Saturday, February 16, 2013

The Pause that Refreshes

No, I'm not writing about Coca-cola. I'm reporting on Sandill's annual retreat, which concluded Thursday.

It's been my community's habit (for at least the last 20 years) to carve out time somewhere in the first quarter to reflect on where we are, discuss where we want to be headed, and to work on any knotty issues or dynamics that have bubbled up and not been resolved in the last year. Think of it as a 12-month tune up.

Over time there tends to be slippage of various sorts. Members can get out of sync with one another, or out of touch with nuances of each others' lives. We use this time to walk through the budget, reviewing the prior year's activities and planning for the next, and to map out major projects for the coming warm weather. We share how well our dreams are being met by life in the community, and what might be done to enhance our prospects.

While the flavor of our retreats can vary as much as the choices at Baskin & Robbins, it's been one of the community's best traditions. We pick the winter because we're a farm and that's our down time. We fit it in somewhere after the receipt of year-end financial statements and before we start ramping up for spring planting.

This year our three days together turned out to be heartfelt and connecting (always good), and not tense at all, which is a rarity. Most years our annual retreat, paradoxically, means advancing into some messy issues.

After long check-ins the first morning—which took all morning—we looked over the 2012 numbers, which was made easier by our having had a great year, finishing $40,000 in the black, half from earning more than we spent, and half from investments. Woohoo! When your trickiest financial issue is how best to invest surplus funds, you know you're in good shape.

In the coming year we'll start experimenting with two potential businesses:

a) Raising grass-fed, organic beef. Nearly half of our land is in grass, which cattle are wonderful at converting into usable protein, and we already have a decent barn that can be used for hay storage and weather protection. Besides, we'd love to have the manure as part of our field fertility program. Joe will take the lead on this.

b) Raising botanicals for tinctures and essential oil production. Sandhill has always been a place committed to growing plants and it's appealing to tinker with ways in which we can turn that strength into income. This year we'll plant quantities of four to six species that we think will do well in our climate and soils, and then see how the harvesting goes before investing in serious equipment. The appeal of this approach is that we can concentrate and preserve value through careful processing, making it possible to market the end products outside the area (and not rely solely on local sales to sustain a business purveying herbal medicinals). Trish will take the lead on this.

We also approved initiatives for the coming season, divvied up managerships leftover after having lost Sara at Christmas (reducing our adult membership from seven to six), and agreed on putting out the message that we're open to new members with the folowing privisos:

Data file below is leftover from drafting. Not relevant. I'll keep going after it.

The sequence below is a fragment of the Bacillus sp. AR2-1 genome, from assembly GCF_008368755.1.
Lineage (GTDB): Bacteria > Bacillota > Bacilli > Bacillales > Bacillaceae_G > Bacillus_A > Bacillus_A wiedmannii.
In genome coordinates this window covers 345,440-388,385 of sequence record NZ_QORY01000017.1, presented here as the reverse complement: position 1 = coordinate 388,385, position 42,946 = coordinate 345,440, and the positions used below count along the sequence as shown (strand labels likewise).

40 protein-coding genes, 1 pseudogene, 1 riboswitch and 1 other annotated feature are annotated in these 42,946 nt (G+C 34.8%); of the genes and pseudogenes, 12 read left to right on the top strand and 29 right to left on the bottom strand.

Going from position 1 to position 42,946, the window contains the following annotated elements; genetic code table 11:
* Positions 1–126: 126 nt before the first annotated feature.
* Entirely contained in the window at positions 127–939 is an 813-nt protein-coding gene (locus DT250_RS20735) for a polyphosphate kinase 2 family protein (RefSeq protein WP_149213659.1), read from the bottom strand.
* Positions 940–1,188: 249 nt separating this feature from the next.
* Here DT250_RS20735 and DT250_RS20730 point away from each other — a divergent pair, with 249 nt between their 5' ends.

o  We will insist on a good energetic fit (not just a good values fit), which translates to decent social skills, such as the ability to: know one's feelings and articulate them; listen well; not freak out in the presence of conflict; assimilate others' viewpoints and shift perspectives; handle critical feedback without shutting down or getting (unduly) defensive.

o  We'll give preference to families with kids close to Emory's age (who'll be five in June).

o  We prefer to not have new members over 50. Stan and I are in our 60s and everyone else is in their 30s. We have a solid demographic now and don't want to accidentally become top heavy.

o  We prefer that our next adult member be a woman or a couple—with four men and two women currently, we don't want our gender balance too far out of whack.

o  We'd like new members to not be allergic to management responsibilities (we prefer distributing that widely among us).

o  We want to proceed organically, and not try to integrate too many new people at a time. After we've identified a bona fide candidate, we'll check back to see how open we are to more prospectives, adjusting our website and public message accordingly. We are not in a rush and the quality of member cohesion is precious to us.

We also identified two meaty topics that need further work in the weeks ahead:

1. How can we better distribute the load of emotional support for interns (we typically have three during the growing season, April through October). Trish, as Garden Manager, is OK coordinating work assignments for interns, but she's not that excited to be the go-to person for hand holding and/or interpersonal tensions—she'd like that part to be more broadly shared. While everyone knew what she meant and understood the reasonableness of her request, it's not necessarily easy for people who are less connected with an intern's work scene to be geosynchronous with their psycho-spiritual orbit. It'll be an interesting challenge.

2. What exactly is our commitment to supporting aging members? While our official line has always been that we take primary responsibility for members through end of life, we've never actually delivered on that promise. With both Stan and I in our seventh decade and counting, our presence begs the question. Though we're both currently in good health (knock on wood), it's time to start putting some flesh on the bare bones of that commitment.

All and all we feel replete after taking receipt of our heartfelt retreat.

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